Among automotive radio manufacturers, particularly the major car companies’ OEMs (Delphi and Visteon), resistance to addition of any new hardware buttons is expected to be high. Equally problematic is anything that encourages drivers to take their eyes off the road to read in-dash displays. (An increasing number of new vehicles now include scan and volume buttons on the steering wheel for this reason.) Therefore one-button scanning may be the best way, at least initially, to access a multicast channel, so just how the scanning of multicast channels is handled becomes critical for supplemental services’ access to mobile audiences.
A related SPS latency problem will be encountered in any radio that allows direct access to a multicast channel (for example via a memory location). Broadcasters seem to like the idea that a new multicast service could be stored to a preset button like any other station, but no one likes the fact that when that service is recalled, there would be several seconds of dead air before the channel’s audio is heard.
And of course, when the IBOC signal fails, an MPS service will blend to analog, while an SPS service simply mutes. If the digital signal is reacquired while still tuned to an SPS service, there will likely be an additional few seconds of reacquisition time before SPS audio is played.
Perhaps listeners’ reaction to this problem will be blunted by increasing exposure to tuning latency in satellite radio and digital TV, or from buffering delays on digital music playback devices and PCs, but those delay times are typically shorter than the ~5 seconds expected for direct-tuning of an IBOC-SPS service.
Note that this issue doesn’t go away in the all-digital IBOC era. Then, too, the MPS service will maintain low-latency acquisition and backup via a low bit-rate, robust digital signal, while SPS services will not benefit from such assistance.
As mentioned earlier, in order for broadcasters effectively to cross-promote their multicast services on-air, or to advertise their presence in print or other media, there will have to be relatively consistent display and navigation for multicast channels in HD Radio receivers. Meanwhile, however, broadcasters themselves may be introducing another element of inconsistency in how they position their multicast services.
So far, most stations offering multicast services are leveraging their analog/MPS service’s existing brand and adding a related service (e.g., programming a second service with “Deep Tracks” or “New Releases” from the same musical genre as their main service). Other broadcasters have hinted they will offer weather and/or traffic services, once sufficient multicast receivers proliferate – perhaps even airing these as narrowband third services.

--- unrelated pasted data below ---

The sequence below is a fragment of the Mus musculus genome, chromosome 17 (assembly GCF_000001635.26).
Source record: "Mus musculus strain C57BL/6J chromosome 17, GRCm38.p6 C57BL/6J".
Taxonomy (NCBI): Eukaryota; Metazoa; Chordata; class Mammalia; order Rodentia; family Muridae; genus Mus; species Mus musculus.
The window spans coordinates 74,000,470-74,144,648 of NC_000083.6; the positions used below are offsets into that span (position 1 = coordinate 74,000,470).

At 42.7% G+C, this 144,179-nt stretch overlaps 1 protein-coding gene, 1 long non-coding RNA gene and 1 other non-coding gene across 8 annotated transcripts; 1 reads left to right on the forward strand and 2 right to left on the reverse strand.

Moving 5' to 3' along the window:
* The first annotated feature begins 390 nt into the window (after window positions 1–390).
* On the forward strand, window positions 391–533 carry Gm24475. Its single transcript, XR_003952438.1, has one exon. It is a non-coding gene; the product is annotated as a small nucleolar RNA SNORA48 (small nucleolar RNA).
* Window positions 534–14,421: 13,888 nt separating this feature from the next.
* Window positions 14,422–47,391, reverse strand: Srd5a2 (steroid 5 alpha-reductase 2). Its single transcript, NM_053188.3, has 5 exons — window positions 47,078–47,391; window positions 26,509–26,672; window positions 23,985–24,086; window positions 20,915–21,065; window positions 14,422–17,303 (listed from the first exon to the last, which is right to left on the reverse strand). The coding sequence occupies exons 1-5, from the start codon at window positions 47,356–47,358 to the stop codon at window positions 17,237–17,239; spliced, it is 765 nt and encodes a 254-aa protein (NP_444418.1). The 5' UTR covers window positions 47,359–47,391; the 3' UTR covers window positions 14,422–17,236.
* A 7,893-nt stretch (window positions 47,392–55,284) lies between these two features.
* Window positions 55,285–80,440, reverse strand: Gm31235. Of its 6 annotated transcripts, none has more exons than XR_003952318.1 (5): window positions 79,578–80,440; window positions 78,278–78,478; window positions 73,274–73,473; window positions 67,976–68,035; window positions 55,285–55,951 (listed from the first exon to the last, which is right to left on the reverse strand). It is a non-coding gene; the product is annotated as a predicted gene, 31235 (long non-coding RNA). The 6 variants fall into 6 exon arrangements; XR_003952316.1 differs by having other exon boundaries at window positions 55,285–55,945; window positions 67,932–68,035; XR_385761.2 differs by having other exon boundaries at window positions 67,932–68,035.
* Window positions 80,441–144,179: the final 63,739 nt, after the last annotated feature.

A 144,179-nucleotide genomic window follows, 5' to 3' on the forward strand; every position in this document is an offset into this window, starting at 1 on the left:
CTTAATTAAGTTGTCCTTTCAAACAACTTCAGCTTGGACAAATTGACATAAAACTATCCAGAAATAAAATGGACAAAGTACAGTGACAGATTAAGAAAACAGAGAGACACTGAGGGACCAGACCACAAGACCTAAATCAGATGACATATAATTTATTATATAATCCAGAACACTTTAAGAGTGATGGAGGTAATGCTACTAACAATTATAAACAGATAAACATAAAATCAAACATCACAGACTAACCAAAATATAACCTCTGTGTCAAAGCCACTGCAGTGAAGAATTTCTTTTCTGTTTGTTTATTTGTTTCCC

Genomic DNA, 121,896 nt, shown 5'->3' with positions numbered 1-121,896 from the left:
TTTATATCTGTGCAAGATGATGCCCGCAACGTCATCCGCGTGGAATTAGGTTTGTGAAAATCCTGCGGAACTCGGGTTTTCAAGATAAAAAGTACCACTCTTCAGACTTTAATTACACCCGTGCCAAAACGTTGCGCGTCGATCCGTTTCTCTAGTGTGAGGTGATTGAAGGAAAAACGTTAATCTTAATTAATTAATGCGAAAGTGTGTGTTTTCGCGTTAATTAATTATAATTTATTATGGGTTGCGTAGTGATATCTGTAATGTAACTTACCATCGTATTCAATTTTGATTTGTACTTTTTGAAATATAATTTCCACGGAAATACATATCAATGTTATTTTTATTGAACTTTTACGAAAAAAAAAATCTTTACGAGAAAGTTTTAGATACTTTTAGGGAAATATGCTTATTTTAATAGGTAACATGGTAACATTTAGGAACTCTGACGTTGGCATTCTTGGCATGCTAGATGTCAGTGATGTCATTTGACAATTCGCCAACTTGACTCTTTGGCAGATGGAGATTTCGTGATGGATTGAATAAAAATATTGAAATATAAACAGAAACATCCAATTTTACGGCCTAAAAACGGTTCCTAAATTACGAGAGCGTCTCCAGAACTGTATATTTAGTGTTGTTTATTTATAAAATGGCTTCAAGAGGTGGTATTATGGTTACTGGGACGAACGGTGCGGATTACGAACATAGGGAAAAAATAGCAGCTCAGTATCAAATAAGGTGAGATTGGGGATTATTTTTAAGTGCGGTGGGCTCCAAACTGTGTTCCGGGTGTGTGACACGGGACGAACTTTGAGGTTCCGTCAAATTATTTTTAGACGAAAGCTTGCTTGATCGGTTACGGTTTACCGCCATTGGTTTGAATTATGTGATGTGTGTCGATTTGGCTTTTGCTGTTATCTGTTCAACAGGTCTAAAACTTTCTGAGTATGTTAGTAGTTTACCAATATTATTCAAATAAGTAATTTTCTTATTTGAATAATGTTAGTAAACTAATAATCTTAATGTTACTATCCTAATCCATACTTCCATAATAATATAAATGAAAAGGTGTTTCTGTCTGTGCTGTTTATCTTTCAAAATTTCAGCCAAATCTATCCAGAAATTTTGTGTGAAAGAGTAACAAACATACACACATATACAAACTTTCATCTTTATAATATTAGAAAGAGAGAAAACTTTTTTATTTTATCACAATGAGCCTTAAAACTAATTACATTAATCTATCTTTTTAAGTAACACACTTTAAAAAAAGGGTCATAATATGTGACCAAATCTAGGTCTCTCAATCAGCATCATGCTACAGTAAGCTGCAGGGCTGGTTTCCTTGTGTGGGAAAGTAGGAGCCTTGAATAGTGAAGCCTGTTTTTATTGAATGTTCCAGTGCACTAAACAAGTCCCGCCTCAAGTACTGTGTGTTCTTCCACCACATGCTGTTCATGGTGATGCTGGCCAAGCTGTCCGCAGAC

Yet some broadcasters would like to at least reserve the right to provide new multicast services with no connection to their existing brand – perhaps even offering services that run counter to their existing brand, such as country and classical, or conservative and liberal talk. Therefore they feel it’s important to be able to maintain a fully separate identity on multicast channels. How these divergent views eventually are accommodated remains to be seen, and will likely be one of the key discoveries of the early multicast era.
Finally, how ratings services deal with multicast channels will also be critical to their success. Both diaries and PPM systems will have to be adjusted to include multicast services, and broadcasters will need to establish effective and memorable on-air identification styles to encourage accurate diary reporting of multicast-channel listening.
HD Radio multicasting seems to have caught fire with broadcasters and receiver makers, with both sectors acting to enable this fundamental shift with relatively high speed. All this early activity is based on initial assumptions, however. As the transition continues, the industry should remain agile and open to adjusting its strategies to those that resonate most strongly with the audience, but it should act in a uniform and consistent fashion. Confusing listeners with widely divergent methods of accessing multicast services could obstruct success for one of HD Radio’s most promising components.
Next time we’ll look at some other areas of IBOC that will mature in coming years, and how they might also change the future landscape of radio broadcasting.